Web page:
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OnLogic Karbon 700: Passively-Cooled, Up To 8 Core / 16 Thread Industrial & Rugged PC

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  • OnLogic Karbon 700: Passively-Cooled, Up To 8 Core / 16 Thread Industrial & Rugged PC

    Phoronix: OnLogic Karbon 700: Passively-Cooled, Up To 8 Core / 16 Thread Industrial & Rugged PC

    OnLogic (formerly known as Logic Supply until a recent rebranding) announced the Karbon 700 back in August as a durable Linux-friendly computer largely intended for industrial applications but nothing prevents the user from using it as a passively, well-built desktop PC either. OnLogic recently sent over the Karbon 700 and it's been working out very well even with passively cooling an Intel Xeon eight-core / sixteen-thread processor, 16GB of RAM, 512GB NVMe storage, and more.

    http://www.phoronix.com/vr.php?view=28487

  • #2
    mmm this would have been interesting with a Ryzen/Pro 3700 but with a Xeon is kinda, Meh!!

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    • #3
      It isn't clear if the Karbon 700 was tested with a discrete GPU or not.
      If no such GPU was installed then the comparison is not very meaningful.

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      • #4
        but nothing prevents the user from using it as a passively, well-built desktop PC either.
        Well, but:
        the price can quickly approach the $2,000 USD threshold
        Don't get me wrong: for industrial use this rugged machine maybe worth every buck...

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        • #5
          What a expensive looking way to get your industrial processes ... backdoored a bit, ehehe.

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          • #6
            Originally posted by SystemCrasher View Post
            What a expensive looking way to get your industrial processes ... backdoored a bit, ehehe.
            Industrial stuff's "security" is debatable at best. If someone has physical network access you are screwed anyway.

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            • #7
              Originally posted by yariv View Post
              It isn't clear if the Karbon 700 was tested with a discrete GPU or not.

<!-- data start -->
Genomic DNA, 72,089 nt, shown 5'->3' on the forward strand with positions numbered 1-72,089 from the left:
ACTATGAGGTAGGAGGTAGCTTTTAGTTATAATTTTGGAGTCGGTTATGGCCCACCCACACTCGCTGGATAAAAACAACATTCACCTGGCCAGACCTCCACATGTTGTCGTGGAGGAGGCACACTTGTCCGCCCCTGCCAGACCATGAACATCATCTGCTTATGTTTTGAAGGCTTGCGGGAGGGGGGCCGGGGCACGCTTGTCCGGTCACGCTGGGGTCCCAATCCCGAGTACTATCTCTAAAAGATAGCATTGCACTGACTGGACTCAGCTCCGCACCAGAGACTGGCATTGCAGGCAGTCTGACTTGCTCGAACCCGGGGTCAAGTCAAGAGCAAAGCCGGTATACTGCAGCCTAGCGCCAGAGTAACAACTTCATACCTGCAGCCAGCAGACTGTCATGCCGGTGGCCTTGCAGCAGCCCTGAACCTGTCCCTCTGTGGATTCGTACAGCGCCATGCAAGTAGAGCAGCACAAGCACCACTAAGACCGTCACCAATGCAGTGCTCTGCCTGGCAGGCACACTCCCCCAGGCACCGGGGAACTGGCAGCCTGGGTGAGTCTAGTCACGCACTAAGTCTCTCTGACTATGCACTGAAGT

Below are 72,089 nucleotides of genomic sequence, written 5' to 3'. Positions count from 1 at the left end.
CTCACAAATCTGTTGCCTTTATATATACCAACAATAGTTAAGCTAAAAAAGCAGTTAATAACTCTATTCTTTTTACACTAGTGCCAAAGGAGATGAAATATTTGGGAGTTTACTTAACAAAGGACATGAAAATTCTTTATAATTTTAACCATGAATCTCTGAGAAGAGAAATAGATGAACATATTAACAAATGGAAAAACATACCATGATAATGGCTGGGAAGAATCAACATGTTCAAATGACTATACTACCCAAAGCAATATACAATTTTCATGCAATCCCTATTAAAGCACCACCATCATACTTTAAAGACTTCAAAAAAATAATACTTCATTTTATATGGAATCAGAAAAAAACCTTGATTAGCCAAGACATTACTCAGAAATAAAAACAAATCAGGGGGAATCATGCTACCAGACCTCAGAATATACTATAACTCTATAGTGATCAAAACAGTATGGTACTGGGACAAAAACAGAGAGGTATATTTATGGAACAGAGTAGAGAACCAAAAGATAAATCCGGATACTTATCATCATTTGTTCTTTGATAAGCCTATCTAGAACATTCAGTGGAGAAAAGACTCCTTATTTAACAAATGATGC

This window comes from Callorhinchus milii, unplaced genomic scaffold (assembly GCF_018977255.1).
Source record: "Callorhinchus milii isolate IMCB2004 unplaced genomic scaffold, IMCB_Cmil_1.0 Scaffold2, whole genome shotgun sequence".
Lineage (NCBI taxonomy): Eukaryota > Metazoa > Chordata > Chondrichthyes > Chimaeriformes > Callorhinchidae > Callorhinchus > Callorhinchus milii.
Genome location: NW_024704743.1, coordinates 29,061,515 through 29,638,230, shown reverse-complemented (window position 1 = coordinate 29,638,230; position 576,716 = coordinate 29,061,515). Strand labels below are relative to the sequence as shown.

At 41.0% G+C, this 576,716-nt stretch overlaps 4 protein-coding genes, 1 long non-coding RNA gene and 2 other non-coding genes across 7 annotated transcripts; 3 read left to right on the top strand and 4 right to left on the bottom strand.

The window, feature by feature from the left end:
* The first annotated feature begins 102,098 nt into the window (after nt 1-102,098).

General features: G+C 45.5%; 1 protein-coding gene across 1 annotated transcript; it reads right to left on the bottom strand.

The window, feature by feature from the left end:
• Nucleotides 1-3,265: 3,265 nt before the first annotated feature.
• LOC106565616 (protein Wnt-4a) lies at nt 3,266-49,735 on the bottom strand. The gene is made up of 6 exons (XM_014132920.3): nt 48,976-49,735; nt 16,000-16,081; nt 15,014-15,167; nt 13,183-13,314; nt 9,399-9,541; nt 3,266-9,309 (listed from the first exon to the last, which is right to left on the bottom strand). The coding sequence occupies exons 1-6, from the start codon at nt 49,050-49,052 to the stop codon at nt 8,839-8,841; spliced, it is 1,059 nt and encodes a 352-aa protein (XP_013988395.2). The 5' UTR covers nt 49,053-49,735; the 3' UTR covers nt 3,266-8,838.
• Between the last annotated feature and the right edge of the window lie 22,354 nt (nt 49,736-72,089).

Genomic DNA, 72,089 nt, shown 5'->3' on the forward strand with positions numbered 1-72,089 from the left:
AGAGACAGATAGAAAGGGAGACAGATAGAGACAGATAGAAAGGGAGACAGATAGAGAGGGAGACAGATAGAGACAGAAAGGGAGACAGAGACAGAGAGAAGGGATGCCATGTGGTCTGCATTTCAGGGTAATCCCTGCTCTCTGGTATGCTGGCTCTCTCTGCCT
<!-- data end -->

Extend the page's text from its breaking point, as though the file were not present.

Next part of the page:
It doesn't appear to have one, based on both the pics of the HW and this (hint: right-click to view in a separate tab/window):



              Originally posted by yariv View Post
              If no such GPU was installed then the comparison is not very meaningful.
              That's nonsense. None of these tests involved the GPU. Sure, just showing a GUI means the iGPU will eat a little bit of main memory bandwidth, but it shouldn't be much.
              Last edited by coder; 11-16-2019, 03:04 AM.

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              • #8
                Originally posted by starshipeleven View Post
                Industrial stuff's "security" is debatable at best. If someone has physical network access you are screwed anyway.
                Whatever, there are numerous REMOTE facilities that need monitoring if not control. And I'm sorry to inform you but companies just wouldn't put full team of alive humans if they can avoid that. Because at the end of day companies are greedy, you can count on it. Also, building entirely separated network to facility 500 miles away could be goddamn expensive and inefficient thing to do. So remote telemetry and control IS here, and I'm dead sure more will come. Yes, it a bit playing with fire for the sake of saving money... but that's how business works.

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                • #9
                  Good choice to go for Intel CPUs!
                  And the super friendly Nvidia CPUs.. way to go mates!!

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                  • #10
                    Originally posted by SystemCrasher View Post
                    Whatever, there are numerous REMOTE facilities that need monitoring if not control.
                    Remote control and management is not a backdoor.

                    Also, building entirely separated network to facility 500 miles away could be goddamn expensive and inefficient thing to do.
                    VPNs are a thing.

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